Why perform production planning in an MRP system

Managing a manufacturing operation takes a lot of data, coordination and scheduling. Parts, prices, availability, and production capability have to interact seamlessly to get the maximum output out of a facility. While smaller operations can get by just with traditional office applications, larger, more complex operations manage too much to easily manage – or even fit – in a spreadsheet. These firms need purpose-built software, like MRP. 

What is an MRP system?

A Material Requirements Planning (MRP) system for manufacturing automates and streamlines the management of production-related activities. It helps manufacturers effectively plan, schedule, and control the procurement and production of materials and components needed to meet customer demands. The MRP system, like Aligni MRP, uses data from various sources, such as sales forecasts, customer orders, inventory levels, and lead times, to help managers generate a comprehensive production plan.

In the MRP system, manufacturers create a Master Production Schedule (MPS) that outlines the quantities and timing of finished products to be produced. The system then breaks down the MPS into detailed material requirements by analyzing the Bill of Materials (BOM) for each product and considering any batch deviations specified. It calculates the net requirements for raw materials and components by considering the available inventory, scheduled receipts, and safety stock levels. The MRP system generates recommendations for purchase orders and production orders. This helps ensure the right materials are available at the right time to meet production schedules and customer demand. By reducing the complexity in managing these processes, MRP systems optimize production planning, minimize inventory costs, and improve overall operational efficiency for manufacturing companies.

How production planning done in an MRP system

When using an MRP system for performing production planning, nearly every aspect of the process is managed within the system. These aspects specifically involve determining what and how much to produce and the resources needed to produce them. The MRP system provides the ability to take into account various factors like customer demand, inventory levels, lead times, and production capacity. These systems add greater value through use of computer-based algorithms and calculations to streamline this planning process.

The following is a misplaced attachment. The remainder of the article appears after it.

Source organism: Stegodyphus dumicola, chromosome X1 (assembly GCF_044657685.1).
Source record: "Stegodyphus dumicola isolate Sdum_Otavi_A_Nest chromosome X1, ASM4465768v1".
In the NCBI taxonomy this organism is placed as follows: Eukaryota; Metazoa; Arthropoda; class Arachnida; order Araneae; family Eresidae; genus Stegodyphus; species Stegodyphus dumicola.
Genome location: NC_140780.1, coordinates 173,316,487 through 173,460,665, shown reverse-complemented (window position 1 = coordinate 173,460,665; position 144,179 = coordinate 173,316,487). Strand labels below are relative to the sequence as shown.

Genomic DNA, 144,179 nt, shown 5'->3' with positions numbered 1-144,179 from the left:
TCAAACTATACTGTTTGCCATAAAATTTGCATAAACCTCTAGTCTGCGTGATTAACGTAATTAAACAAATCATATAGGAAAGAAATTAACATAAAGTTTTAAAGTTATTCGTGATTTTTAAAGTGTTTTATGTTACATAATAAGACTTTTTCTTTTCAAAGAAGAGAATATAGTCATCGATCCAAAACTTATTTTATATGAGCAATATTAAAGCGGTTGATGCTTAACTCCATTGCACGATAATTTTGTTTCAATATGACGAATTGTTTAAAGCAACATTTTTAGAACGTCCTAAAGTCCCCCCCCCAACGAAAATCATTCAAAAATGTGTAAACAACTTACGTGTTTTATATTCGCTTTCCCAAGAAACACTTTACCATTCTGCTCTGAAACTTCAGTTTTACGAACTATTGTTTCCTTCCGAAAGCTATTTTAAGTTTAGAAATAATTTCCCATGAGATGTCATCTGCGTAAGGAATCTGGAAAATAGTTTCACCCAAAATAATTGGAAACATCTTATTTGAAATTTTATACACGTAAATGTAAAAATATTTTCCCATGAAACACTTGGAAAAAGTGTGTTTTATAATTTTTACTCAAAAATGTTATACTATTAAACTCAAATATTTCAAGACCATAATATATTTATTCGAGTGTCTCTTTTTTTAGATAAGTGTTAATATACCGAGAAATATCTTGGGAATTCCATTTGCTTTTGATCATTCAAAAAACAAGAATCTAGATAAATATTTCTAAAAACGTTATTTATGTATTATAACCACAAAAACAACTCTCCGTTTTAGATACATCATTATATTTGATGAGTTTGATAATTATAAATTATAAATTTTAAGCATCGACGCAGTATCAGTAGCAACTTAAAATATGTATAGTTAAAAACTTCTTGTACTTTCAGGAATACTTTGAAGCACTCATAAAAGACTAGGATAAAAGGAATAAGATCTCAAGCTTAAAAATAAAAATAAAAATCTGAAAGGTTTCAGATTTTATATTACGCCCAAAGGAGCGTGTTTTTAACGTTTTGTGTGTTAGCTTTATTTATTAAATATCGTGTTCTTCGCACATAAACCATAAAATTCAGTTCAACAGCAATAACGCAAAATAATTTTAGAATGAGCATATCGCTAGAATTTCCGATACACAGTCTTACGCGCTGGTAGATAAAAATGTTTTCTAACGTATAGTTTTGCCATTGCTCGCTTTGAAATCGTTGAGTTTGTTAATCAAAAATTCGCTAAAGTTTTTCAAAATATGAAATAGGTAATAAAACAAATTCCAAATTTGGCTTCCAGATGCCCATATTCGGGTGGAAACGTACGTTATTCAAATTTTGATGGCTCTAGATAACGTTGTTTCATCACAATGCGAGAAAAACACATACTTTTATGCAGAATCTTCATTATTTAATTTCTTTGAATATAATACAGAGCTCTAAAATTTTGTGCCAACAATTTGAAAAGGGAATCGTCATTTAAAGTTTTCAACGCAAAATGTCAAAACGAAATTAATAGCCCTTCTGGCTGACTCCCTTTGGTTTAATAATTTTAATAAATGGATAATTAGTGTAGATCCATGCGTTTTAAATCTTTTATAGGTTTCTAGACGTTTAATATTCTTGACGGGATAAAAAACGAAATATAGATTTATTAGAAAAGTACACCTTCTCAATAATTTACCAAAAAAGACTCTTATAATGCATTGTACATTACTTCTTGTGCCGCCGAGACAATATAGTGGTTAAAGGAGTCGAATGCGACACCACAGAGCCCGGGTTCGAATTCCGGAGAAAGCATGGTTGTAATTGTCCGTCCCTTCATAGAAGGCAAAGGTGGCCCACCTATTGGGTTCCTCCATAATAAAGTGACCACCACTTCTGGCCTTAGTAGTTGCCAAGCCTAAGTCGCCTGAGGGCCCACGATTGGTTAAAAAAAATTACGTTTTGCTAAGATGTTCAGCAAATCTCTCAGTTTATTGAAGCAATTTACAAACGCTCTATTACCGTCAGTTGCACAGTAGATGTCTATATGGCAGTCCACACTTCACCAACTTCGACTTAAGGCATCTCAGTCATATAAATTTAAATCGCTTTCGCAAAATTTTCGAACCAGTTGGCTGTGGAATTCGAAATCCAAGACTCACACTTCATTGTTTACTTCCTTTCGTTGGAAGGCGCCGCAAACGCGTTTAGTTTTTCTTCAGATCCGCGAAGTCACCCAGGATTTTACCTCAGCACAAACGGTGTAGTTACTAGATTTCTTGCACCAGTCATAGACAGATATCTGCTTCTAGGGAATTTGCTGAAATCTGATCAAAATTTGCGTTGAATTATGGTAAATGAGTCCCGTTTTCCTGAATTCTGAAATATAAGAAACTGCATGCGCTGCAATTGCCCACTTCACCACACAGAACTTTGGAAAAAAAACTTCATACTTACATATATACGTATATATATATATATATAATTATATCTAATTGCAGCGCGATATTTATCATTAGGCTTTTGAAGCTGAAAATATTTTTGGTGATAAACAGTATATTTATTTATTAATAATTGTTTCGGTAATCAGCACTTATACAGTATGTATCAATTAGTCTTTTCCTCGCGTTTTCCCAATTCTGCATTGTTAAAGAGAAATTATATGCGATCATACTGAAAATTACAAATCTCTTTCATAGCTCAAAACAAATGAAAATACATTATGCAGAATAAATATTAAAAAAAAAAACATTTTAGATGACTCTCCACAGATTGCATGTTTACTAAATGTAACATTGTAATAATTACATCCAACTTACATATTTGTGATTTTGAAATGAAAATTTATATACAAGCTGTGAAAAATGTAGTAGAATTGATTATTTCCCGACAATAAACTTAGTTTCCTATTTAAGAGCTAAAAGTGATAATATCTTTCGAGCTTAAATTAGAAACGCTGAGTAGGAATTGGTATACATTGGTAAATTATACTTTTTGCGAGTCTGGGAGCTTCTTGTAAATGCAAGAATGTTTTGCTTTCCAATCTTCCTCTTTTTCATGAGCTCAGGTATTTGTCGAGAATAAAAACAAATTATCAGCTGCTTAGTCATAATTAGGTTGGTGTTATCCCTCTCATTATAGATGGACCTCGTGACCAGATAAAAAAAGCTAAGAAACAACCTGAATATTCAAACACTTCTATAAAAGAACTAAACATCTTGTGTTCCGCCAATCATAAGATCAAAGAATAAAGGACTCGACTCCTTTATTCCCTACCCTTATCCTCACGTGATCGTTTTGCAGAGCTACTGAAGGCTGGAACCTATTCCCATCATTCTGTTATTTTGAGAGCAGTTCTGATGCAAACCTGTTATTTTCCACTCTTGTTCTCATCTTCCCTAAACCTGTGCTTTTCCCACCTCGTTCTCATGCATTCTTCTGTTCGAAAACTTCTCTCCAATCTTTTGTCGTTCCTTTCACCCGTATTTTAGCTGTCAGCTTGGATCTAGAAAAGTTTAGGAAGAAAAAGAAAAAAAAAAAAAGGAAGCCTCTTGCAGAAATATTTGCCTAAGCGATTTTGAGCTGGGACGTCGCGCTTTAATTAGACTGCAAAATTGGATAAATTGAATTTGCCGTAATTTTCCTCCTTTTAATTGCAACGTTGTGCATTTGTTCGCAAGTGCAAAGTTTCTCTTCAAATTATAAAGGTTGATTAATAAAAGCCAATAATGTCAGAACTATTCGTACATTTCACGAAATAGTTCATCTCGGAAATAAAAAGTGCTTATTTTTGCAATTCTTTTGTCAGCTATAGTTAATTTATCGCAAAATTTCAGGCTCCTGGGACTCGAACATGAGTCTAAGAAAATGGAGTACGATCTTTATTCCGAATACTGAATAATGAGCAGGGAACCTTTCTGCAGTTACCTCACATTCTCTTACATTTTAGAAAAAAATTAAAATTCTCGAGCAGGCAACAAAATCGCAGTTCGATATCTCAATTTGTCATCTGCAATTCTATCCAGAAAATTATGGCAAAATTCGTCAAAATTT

Here’s an overview of how production planning is typically done in an MRP system:

1. Creating the Master Production Schedule (MPS)

Aligni MRP builds manager screen that indicates production jobs or builds, when production is scheduled and parts and materials availability
Aligni MRP’s Build Manager with graphical build calendar laying out upcoming builds over time and their inventory readiness.

After compiling the relevant demand and resource information, the first step in MRP production planning is creating an MPS. This schedule is a detailed plan that specifies the quantity and timing of finished products to be produced over a specific period. The MPS is based on customer orders, sales forecasts, and other demand factors.

2. Preparing the Bill of Materials (BOM)

The next step is to prepare a Bill of Materials (BOM) for each finished product. The BOM lists all the components and raw materials required to manufacture a specific product, along with their quantities and relationships. The BOM serves as a foundation for calculating the material requirements.

3. Evaluating current inventory on-hand

The MRP system evaluates the current inventory levels of all materials and components required for production. It takes into account both on-hand quantities and scheduled receipts from suppliers.

4. Calculating Inventory Requirements

material shortage reporting in Aligni PLM and MRP
A sample material shortage report in Aligni MRP indicating upcoming jobs and materials needed for each